‘Function First’: how to promote physical activity and physical function in people with long-term conditions managed in primary care? A study combining realist and co-design methods
Law, Rebecca Jane, Langley, Joseph, Hall, Beth, Burton, Christopher, Hiscock, Julia, Williams, Lynne, Morrison, Val, Lemmey, Andrew, Lovell-Smith, Candida, Gallanders, John, Cooney, Jennifer Kate and Williams, Nefyn 2021. ‘Function First’: how to promote physical activity and physical function in people with long-term conditions managed in primary care? A study combining realist and co-design methods. BMJ Open. 11 (7). https://doi.org/10.1136/bmjopen-2020-046751
|Authors||Law, Rebecca Jane, Langley, Joseph, Hall, Beth, Burton, Christopher, Hiscock, Julia, Williams, Lynne, Morrison, Val, Lemmey, Andrew, Lovell-Smith, Candida, Gallanders, John, Cooney, Jennifer Kate and Williams, Nefyn|
Objectives To develop a taxonomy of interventions and a programme theory explaining how interventions improve physical activity and function in people with long-term conditions managed in primary care. To co-design a prototype intervention informed by the programme theory.
Design Realist synthesis combining evidence from a wide range of rich and relevant literature with stakeholder views. Resulting context, mechanism and outcome statements informed co-design and knowledge mobilisation workshops with stakeholders to develop a primary care service innovation.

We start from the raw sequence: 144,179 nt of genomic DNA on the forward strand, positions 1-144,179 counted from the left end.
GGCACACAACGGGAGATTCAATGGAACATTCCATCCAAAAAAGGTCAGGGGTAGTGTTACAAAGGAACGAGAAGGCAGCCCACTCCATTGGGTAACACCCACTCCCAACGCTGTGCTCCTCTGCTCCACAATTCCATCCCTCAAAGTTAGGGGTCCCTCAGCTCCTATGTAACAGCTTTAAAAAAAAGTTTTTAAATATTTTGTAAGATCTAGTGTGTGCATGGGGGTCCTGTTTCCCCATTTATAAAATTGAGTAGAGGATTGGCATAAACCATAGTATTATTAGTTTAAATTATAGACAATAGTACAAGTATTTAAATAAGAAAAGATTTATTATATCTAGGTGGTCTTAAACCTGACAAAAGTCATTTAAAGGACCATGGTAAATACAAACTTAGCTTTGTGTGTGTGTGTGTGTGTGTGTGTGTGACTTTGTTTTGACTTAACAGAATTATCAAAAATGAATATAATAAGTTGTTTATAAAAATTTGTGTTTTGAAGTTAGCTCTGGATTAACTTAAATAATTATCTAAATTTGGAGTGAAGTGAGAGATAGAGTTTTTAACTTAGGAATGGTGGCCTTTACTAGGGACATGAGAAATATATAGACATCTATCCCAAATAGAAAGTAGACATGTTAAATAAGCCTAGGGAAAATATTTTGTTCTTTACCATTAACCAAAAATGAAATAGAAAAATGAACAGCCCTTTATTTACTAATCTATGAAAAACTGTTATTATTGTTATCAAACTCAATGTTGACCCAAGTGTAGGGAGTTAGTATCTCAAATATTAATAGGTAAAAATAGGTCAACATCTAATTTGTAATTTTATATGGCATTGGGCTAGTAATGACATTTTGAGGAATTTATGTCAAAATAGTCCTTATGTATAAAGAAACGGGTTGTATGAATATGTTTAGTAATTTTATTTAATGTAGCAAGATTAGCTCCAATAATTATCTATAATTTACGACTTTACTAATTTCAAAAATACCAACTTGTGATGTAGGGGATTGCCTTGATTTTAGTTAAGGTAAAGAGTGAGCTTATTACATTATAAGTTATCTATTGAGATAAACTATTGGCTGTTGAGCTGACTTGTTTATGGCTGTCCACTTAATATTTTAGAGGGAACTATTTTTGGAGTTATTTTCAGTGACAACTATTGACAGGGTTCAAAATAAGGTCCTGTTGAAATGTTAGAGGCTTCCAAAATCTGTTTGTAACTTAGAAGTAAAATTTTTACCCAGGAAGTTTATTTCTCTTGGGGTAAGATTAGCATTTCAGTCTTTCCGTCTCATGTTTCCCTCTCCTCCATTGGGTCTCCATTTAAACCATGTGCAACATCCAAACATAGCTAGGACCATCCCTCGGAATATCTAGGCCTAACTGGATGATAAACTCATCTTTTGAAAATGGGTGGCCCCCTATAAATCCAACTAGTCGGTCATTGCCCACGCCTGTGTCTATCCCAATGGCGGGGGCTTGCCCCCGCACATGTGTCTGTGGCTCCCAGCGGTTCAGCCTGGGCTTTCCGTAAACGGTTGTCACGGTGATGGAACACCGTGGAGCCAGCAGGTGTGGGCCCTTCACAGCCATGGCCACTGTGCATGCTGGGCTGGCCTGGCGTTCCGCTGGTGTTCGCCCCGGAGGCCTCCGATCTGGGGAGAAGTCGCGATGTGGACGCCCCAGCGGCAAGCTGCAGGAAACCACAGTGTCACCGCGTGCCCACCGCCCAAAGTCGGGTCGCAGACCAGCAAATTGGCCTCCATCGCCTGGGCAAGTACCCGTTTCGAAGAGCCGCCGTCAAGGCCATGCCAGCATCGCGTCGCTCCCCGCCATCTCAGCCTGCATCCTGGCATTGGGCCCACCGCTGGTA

Results A taxonomy was produced, including 13 categories of physical activity interventions for people with long-term conditions.
Abridged realist programme theory Routinely addressing physical activity within consultations is dependent on a reinforcing practice culture, and targeted resources, with better coordination, will generate more opportunities to address low physical activity. The adaptation of physical activity promotion to individual needs and preferences of people with long-term conditions helps affect positive patient behaviour change. Training can improve knowledge, confidence and capability of practice staff to better promote physical activity. Engagement in any physical activity promotion programme will depend on the degree to which it makes sense to patients and professions, and is seen as trustworthy.
Co-design The programme theory informed the co-design of a prototype intervention to: improve physical literacy among practice staff; describe/develop the role of a physical activity advisor who can encourage the use of local opportunities to be more active; and provide materials to support behaviour change.
Conclusions Previous physical activity interventions in primary care have had limited effect. This may be because they have only partially addressed factors emerging in our programme theory. The co-designed prototype intervention aims to address all elements of this emergent theory, but needs further development and consideration alongside current schemes and contexts (including implications relevant to COVID-19), and testing in a future study. The integration of realist and co-design methods strengthened this study.
|Keywords||Physical activity; Function; Long-term conditions; Chronic illness|
|Journal citation||11 (7)|
|Publisher||BMJ Publishing Group|
|Digital Object Identifier (DOI)||https://doi.org/10.1136/bmjopen-2020-046751|
|Online||27 Jul 2021|
|Publication process dates|
|Accepted||13 May 2021|
|Deposited||09 Aug 2021|
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